This is Why We Can’t Have Nice Things: Aren’t You Glad I Didn’t Say De Palma?
Why are reviewers so dismissive of this simple fact: Black Swan is the best Brian De Palma film in years? Why is the even more schlocky Argento suddenly somehow seen as a more favorable comparison than De Palma, when Suspriria is kind of a red herring. I mean how desperate to avoid being compared to De Palma to you have to be to find comparisons to Argento a compliment? Or worse that there’s some threshold filmmakers should be aware of in order to avoid having their psycho-sexual thrillers teeter off into the realm of hot messery, as though the default setting for psycho-sexual thrillers wasn’t in fact hot mess. In Dann Gire’s review of Black Swan, Gire states, “Aronofsky dabbles in the sort of hallucinatory sleight-of-narrative perfected by Brian De Palma, but never crosses into the realm of exploitation or cheap shock value.”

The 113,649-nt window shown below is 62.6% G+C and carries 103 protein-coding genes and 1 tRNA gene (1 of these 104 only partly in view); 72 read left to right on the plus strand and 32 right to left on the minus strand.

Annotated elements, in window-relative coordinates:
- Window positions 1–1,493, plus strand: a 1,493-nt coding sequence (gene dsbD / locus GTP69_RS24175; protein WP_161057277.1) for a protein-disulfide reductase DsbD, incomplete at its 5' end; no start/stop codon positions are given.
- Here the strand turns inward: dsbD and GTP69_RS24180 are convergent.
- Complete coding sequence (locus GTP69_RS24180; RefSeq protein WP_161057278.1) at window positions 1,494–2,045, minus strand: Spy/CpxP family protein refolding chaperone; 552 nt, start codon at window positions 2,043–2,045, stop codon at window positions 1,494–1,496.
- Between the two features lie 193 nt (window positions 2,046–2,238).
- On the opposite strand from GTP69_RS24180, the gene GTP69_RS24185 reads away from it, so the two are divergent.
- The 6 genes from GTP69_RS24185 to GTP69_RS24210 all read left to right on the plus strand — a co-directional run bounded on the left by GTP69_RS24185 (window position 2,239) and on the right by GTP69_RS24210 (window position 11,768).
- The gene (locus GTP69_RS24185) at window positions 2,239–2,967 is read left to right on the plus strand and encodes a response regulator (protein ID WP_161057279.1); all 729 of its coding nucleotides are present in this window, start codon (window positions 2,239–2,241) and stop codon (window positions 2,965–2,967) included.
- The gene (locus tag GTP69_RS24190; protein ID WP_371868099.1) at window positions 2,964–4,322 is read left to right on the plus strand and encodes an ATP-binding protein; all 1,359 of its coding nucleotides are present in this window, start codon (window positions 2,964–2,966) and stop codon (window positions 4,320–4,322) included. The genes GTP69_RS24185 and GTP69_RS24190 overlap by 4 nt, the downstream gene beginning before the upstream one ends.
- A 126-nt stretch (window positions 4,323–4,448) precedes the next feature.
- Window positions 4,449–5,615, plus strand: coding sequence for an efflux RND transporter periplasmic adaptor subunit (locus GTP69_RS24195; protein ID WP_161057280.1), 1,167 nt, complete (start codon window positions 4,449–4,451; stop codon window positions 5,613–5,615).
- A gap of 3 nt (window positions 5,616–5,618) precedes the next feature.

Gire never specifies which of the many De Palma films he cites as an example of the above mentioned “exploitation or cheap shock value” and seems to be laboring under the delusion that Aronofsky doesn’t also traffic in all that exploits or marinates itself in cheap shock value, which, of course, Aronofsky does.
And Xena love him for it! Anytime a film seeks to explore our sexual psyches, lusts, fantasies and fetishes in an attempt to “say something” there’s rarely a way to do so – particularly as it relates to those desires in the context of female sexuality without conjuring up Angie Dickinson, Margot Kidder, Jessica Harper (no not that movie) and, Xena, help me, Sissy Spacek! And that’s cool. And more importantly, that’s De Palma. Don’t be fooled. Black Swan is all about trafficking in De Palmacious ideas about women, sex and violence. Wave your twisted De Palma flag proudly, Black Swan. Don’t be ashamed! De Palma is the man responsible for introducing us to one of the finest actors of all time and there’s nothing schlocky about that!